Comparative Studies of Social and Economic Systems Course
Expand a multilateral perspective on the international economy via multifaceted education
The Comparative Studies of Social and Economic Systems Course provides a variety of subjects to develop human resources with a multilateral perspective on the international economy. Specifically, subjects in various areas of study are offered, such as the historical backgrounds and economic situations of nations around the world and a comparative study of economic systems among different countries, in addition to basic subjects on international economics and finance.
Examples of Topics for the Graduation Thesis
Historical development and future challenges of mobile phones; export of tea and background in China during the early period of the Republic of China; Japanese Agriculture under the WTO system; direct investment in China and hollowing out of domestic industries; expansion of the EU and immigration, etc.
Career Options after Graduation
Broadcasting, publishing, journalist, high school teacher, manufacturing, services, wholesale/retail, graduate school studies, etc.
Degree/BA (in economics), first-class junior high school teaching certificate (in social studies) and first-class senior high school teaching certificate (in civics)
* Can be obtained only if the required number of credits has been earned.
Main subjects offered in the course (from the second to fourth year)
- European Economic Integration A & B: By examining advanced and developed examples of regionalism, the purpose, motives, history, and current status of the EU are addressed
- Economic History of the Western World A & B: The development of the European economy after about the 19th century is examined from a multifaceted perspective of the entire European economy and the national economy of each nation.
- Theories of Social Information in East Asia A & B: By examining the East Asian community, specifically intraregional migrant workers, the current status and future outlook of multiethnic and multicultural socialization are addressed.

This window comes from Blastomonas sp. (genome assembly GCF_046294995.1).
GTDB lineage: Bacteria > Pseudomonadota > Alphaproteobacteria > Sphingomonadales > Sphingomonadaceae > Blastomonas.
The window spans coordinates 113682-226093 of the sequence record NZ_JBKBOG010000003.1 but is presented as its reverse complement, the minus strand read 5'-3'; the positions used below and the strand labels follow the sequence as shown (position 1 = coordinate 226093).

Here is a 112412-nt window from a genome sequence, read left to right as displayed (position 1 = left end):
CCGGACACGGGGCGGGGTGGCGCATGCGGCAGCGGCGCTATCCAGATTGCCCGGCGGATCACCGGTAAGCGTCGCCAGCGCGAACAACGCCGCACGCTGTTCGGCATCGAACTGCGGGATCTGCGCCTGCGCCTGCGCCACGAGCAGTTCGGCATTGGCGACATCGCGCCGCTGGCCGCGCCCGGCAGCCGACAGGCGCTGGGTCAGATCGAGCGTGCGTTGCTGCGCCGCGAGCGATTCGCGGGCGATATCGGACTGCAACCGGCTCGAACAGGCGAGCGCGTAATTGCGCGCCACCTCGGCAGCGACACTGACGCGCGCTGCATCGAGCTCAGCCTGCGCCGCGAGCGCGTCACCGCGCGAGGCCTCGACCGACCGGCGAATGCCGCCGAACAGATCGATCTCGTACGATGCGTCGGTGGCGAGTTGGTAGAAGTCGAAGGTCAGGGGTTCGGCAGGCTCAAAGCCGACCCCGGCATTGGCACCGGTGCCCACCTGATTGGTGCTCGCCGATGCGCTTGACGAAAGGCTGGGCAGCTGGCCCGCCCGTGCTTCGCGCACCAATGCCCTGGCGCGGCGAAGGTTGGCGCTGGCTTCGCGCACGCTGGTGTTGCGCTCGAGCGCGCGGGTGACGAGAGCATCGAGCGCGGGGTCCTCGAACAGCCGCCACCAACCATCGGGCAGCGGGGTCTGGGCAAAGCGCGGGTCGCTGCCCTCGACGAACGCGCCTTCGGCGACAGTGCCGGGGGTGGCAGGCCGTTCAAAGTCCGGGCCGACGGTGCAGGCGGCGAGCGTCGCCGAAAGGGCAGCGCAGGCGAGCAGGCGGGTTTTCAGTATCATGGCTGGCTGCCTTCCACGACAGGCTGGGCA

- Introduction to Sociolinguistics A & B: Social life and use of language are interrelated. Characteristics of the societies where the languages are spoken are revealed by analyzing daily conventional linguistic expressions of certain languages like Japanese, English and German.
- Comparative Economic Systems A & B: Relying on comparative economics, these lectures examine the diversity and evolution of economic systems in the developed countries (the US, the developed European countries and Japan) and the emerging countries (Russia, the Central-Eastern European countries and China).
- History of Social Thought A & B: Explores the ideas that have defined and changed European society from ancient times to the present.
- World Political Economy A & B: After comprehensively examining developments in the global economy centering on North-South relations, the historical development and the economies of developing countries will be discussed.
- International Political Economy A & B: Explores the developmental process, theories, and the contemporary challenges of international public goods, including international laws/ organizations. Policies employed by the successive hegemons of the modern world system will also be discussed.
- Economic History of Japan A & B: Students will study the development of Japanese capitalism and its causal relationships while also developing the insights necessary to analyze today's economy.
- International Finance A & B: Students will understand the mechanisms of the international finance from the perspective of theory, history, system, and current situation. The lecture covers hot issues such as monetary policies of the Fed, ECB, and BOJ during the financial crisis since 2007.
- Study of Japan Sea Rim Countries A & B: Issues of the Japan Sea rim region centering on the Korean Peninsula are examined from a variety of perspectives, including history, geography, politics, economics, and culture.
- Economic History of Asia A & B: With China as an example, the history of modernization, capitalization, and industrialization of the Asian economy is reviewed to deepen student understanding of Asia.